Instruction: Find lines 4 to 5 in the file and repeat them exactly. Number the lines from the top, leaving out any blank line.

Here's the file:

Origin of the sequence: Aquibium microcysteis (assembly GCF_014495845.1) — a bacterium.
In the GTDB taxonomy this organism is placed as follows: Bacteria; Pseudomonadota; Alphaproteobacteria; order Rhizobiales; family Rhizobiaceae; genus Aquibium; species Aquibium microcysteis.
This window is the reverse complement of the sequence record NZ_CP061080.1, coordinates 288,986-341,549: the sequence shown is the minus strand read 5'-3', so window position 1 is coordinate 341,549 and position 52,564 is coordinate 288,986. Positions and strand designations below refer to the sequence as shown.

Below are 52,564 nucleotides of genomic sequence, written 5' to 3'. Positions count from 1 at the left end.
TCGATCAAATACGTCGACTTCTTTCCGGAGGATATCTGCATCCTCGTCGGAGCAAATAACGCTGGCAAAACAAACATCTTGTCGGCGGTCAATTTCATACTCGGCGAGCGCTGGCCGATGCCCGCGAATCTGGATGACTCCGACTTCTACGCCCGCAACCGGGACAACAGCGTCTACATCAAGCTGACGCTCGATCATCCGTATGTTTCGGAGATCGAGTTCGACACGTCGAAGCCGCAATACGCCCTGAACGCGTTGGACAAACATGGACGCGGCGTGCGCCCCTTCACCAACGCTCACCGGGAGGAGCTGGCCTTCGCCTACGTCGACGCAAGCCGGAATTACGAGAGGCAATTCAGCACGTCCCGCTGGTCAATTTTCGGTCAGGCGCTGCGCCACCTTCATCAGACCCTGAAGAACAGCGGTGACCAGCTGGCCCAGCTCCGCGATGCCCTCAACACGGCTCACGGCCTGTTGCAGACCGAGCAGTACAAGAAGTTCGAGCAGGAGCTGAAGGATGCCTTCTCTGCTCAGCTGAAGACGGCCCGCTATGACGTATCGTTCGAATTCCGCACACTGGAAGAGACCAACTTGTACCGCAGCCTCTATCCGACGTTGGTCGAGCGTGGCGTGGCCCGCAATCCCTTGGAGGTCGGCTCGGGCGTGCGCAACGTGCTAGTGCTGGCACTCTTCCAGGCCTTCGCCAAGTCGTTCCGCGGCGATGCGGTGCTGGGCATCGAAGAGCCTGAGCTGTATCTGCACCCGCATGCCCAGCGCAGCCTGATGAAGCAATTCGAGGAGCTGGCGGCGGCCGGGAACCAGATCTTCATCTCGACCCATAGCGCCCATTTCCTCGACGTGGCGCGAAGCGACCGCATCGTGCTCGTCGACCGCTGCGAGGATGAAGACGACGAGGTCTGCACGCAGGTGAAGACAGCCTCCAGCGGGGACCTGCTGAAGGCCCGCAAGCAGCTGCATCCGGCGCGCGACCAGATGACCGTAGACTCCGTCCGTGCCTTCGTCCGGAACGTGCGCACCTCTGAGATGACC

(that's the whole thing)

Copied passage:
Below are 52,564 nucleotides of genomic sequence, written 5' to 3'. Positions count from 1 at the left end.
TCGATCAAATACGTCGACTTCTTTCCGGAGGATATCTGCATCCTCGTCGGAGCAAATAACGCTGGCAAAACAAACATCTTGTCGGCGGTCAATTTCATACTCGGCGAGCGCTGGCCGATGCCCGCGAATCTGGATGACTCCGACTTCTACGCCCGCAACCGGGACAACAGCGTCTACATCAAGCTGACGCTCGATCATCCGTATGTTTCGGAGATCGAGTTCGACACGTCGAAGCCGCAATACGCCCTGAACGCGTTGGACAAACATGGACGCGGCGTGCGCCCCTTCACCAACGCTCACCGGGAGGAGCTGGCCTTCGCCTACGTCGACGCAAGCCGGAATTACGAGAGGCAATTCAGCACGTCCCGCTGGTCAATTTTCGGTCAGGCGCTGCGCCACCTTCATCAGACCCTGAAGAACAGCGGTGACCAGCTGGCCCAGCTCCGCGATGCCCTCAACACGGCTCACGGCCTGTTGCAGACCGAGCAGTACAAGAAGTTCGAGCAGGAGCTGAAGGATGCCTTCTCTGCTCAGCTGAAGACGGCCCGCTATGACGTATCGTTCGAATTCCGCACACTGGAAGAGACCAACTTGTACCGCAGCCTCTATCCGACGTTGGTCGAGCGTGGCGTGGCCCGCAATCCCTTGGAGGTCGGCTCGGGCGTGCGCAACGTGCTAGTGCTGGCACTCTTCCAGGCCTTCGCCAAGTCGTTCCGCGGCGATGCGGTGCTGGGCATCGAAGAGCCTGAGCTGTATCTGCACCCGCATGCCCAGCGCAGCCTGATGAAGCAATTCGAGGAGCTGGCGGCGGCCGGGAACCAGATCTTCATCTCGACCCATAGCGCCCATTTCCTCGACGTGGCGCGAAGCGACCGCATCGTGCTCGTCGACCGCTGCGAGGATGAAGACGACGAGGTCTGCACGCAGGTGAAGACAGCCTCCAGCGGGGACCTGCTGAAGGCCCGCAAGCAGCTGCATCCGGCGCGCGACCAGATGACCGTAGACTCCGTCCGTGCCTTCGTCCGGAACGTGCGCACCTCTGAGATGACC